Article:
The American Physical Society (APS) has recognized a summer intern at the U.S. Department of Energy’s (DOE) Princeton Plasma Physics Laboratory (PPPL) for producing an outstanding research poster at the world-wide APS Division of Plasma Physics (DPP) gathering last October. The student, Marco Miller, a senior at Columbia University majoring in applied physics, used machine learning to accelerate a leading PPPL computer code known as XGC as a participant in the DOE’s Summer Undergraduate Laboratory Internship (SULI) program in 2019.
American Physical Society Division of Plasma Physics (APS DPP)
Seth Davidovits, a 2017 graduate of the Program in Plasma Physics in the Princeton University Department of Astrophysical Sciences, has won the 2018 Marshall N. Rosenbluth Outstanding Doctoral Thesis Award presented by the American Physical Society (APS). The award, named for distinguished plasma physicist Marshall Rosenbluth, whose career included 13 years at the U.S.
More than 100 scientists from the U.S. Department of Energy’s (DOE) Princeton Plasma Laboratory (PPPL) joined nearly 2,000 others from around the world in San Jose, California, to discuss the latest findings in plasma science and fusion research. PPPL physicists contributed to papers, talks and presentations ranging from astrophysical plasmas to magnetic fusion energy during the 58th annual meeting of the American Physical Society (APS) Division of Plasma Physics.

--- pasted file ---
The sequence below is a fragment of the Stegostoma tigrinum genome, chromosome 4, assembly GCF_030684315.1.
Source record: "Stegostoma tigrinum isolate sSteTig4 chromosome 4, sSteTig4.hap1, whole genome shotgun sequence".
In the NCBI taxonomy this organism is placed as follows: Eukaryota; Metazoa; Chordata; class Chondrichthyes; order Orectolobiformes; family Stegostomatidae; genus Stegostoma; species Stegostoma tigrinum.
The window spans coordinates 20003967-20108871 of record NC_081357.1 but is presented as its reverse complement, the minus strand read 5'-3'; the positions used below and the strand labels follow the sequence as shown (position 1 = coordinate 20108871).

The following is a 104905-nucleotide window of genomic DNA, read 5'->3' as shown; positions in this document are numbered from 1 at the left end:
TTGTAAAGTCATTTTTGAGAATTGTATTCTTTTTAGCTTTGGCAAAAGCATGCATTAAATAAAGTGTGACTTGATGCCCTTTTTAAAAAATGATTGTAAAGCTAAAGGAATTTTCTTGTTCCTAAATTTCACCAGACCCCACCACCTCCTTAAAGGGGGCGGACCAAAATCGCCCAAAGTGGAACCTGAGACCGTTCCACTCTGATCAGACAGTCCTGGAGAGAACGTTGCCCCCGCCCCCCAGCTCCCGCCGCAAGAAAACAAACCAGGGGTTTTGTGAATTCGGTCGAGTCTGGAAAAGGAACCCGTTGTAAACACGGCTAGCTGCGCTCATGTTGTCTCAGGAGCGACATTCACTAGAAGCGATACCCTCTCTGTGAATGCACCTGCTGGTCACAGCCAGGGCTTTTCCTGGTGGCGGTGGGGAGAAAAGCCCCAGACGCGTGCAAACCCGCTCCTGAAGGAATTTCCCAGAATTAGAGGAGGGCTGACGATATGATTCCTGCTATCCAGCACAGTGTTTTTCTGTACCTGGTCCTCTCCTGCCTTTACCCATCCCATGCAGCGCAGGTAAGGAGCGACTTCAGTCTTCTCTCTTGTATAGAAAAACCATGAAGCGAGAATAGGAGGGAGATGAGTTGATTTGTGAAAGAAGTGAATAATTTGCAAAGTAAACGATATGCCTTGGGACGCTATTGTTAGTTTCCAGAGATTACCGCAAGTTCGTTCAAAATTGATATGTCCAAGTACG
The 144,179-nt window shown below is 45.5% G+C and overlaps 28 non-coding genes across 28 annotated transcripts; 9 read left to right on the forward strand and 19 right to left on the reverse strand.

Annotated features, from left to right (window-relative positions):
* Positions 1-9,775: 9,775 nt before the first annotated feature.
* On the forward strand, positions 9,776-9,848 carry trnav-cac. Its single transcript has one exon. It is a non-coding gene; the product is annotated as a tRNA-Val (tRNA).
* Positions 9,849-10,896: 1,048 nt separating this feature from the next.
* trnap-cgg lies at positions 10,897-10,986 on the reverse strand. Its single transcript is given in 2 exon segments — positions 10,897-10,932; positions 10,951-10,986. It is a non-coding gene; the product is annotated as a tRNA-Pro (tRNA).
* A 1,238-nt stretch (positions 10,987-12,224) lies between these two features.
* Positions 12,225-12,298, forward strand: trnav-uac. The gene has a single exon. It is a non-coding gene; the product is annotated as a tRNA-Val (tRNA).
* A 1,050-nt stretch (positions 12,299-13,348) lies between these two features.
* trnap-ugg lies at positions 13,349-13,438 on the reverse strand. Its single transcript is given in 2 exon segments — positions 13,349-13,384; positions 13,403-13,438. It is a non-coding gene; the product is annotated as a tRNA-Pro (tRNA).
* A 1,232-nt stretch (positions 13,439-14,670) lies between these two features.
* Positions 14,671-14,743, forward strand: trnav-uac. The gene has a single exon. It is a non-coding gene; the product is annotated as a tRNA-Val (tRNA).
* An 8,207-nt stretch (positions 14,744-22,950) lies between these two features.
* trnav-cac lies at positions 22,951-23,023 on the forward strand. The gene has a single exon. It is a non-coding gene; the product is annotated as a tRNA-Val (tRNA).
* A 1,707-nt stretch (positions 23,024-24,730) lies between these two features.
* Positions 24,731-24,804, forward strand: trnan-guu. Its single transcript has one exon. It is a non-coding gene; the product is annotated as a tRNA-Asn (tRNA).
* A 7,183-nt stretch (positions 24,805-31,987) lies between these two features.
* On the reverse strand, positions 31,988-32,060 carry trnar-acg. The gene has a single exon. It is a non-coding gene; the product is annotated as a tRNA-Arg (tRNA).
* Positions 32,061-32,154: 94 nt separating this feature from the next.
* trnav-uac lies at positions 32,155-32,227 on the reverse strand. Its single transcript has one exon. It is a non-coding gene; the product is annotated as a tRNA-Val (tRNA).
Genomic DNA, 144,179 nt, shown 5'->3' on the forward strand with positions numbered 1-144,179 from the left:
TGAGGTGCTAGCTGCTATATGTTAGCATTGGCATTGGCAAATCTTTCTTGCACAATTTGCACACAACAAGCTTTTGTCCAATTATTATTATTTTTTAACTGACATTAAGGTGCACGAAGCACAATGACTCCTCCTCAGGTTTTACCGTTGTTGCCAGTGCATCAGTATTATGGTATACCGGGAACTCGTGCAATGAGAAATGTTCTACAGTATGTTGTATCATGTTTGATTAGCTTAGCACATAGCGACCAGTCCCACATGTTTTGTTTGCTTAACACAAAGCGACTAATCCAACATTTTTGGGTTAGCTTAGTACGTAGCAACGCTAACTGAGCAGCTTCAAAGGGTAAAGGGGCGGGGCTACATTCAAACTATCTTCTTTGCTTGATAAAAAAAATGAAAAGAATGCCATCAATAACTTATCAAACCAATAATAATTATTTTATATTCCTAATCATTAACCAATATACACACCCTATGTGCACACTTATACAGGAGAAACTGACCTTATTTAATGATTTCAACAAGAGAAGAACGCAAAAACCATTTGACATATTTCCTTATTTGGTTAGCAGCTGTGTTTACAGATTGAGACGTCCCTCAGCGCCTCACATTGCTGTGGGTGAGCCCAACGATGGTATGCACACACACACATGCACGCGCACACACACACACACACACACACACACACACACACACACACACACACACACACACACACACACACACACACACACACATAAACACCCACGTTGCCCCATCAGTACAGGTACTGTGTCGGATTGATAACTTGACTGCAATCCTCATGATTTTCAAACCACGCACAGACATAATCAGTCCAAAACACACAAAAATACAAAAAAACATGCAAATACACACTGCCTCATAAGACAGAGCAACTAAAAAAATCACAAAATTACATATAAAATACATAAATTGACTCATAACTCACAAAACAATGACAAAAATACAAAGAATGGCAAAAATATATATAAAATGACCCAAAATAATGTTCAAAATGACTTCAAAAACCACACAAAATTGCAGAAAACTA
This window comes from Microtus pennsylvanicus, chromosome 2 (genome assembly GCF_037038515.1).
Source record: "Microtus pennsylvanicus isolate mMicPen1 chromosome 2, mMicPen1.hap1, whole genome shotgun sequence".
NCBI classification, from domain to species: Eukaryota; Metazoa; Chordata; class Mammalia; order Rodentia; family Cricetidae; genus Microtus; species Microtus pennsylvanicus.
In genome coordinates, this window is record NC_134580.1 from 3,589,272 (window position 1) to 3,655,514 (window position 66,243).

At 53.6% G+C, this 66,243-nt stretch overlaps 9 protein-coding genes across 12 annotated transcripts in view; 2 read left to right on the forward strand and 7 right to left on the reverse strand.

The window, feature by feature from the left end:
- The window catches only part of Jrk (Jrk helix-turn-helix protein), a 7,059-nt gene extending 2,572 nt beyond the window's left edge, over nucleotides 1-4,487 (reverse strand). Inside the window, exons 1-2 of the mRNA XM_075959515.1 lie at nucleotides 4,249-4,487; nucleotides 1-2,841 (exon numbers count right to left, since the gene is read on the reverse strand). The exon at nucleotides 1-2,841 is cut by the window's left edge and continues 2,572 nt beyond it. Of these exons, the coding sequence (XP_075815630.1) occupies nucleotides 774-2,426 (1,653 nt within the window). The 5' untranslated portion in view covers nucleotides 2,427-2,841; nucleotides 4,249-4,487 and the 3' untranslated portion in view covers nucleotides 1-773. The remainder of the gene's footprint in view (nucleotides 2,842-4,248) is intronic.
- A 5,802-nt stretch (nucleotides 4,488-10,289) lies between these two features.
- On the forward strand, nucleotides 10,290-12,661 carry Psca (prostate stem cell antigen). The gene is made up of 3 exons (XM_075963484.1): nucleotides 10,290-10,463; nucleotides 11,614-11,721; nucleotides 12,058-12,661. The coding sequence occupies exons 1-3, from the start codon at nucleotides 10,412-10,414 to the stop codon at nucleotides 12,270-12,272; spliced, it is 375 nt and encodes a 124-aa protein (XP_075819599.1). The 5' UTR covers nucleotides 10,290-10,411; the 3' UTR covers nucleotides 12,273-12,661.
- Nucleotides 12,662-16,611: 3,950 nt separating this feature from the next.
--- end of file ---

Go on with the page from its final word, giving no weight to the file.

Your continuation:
More than 1,750 researchers from around the world, including scientists from the U.S. Department of Energy’s Princeton Plasma Physics Laboratory (PPPL), have gathered in Savannah, Georgia, this week for the 57th Annual Meeting of the American Physical Society’s Division of Plasma Physics. Researchers at the five-day conference, which ends Nov. 20, will attend nine half-day sessions featuring nearly 1,000 talks on subjects ranging from space and astrophysical plasmas to the challenges of producing magnetic fusion energy.
Some 135 researchers, graduate students, and staff members from PPPL joined 1,500 research scientists from around the world at the 56th annual meeting of the American Physical Society Division of Plasma Physics Conference from Oct. 27 to Oct. 31 in New Orleans. Topics in the sessions ranged from waves in plasma to the physics of ITER, the international physics experiment in Cadarache, France; to women in plasma physics. Dozens of PPPL scientists presented the results of their cutting-edge research into magnetic fusion and plasma science.
More than 1,500 researchers, including scientists from the U.S. Department of Energy’s Princeton Plasma Physics Laboratory (PPPL), have gathered in Denver, Colorado, for the 55th Annual Meeting of the American Physical Society’s (APS) Division of Plasma Physics (DPP).
The latest advances in plasma physics were the focus of more than 1,000 scientists from around the world who gathered in Providence, R.I., from Oct. 29 through Nov. 2 for the 54th Annual Meeting of the American Physical Society’s Division of Plasma Physics (APS-DPP). Papers, posters and presentations ranged from fusion plasma discoveries applicable to ITER, to research on 3D magnetic fields and antimatter. In all, more than 1,800 papers were discussed during the week-long event.
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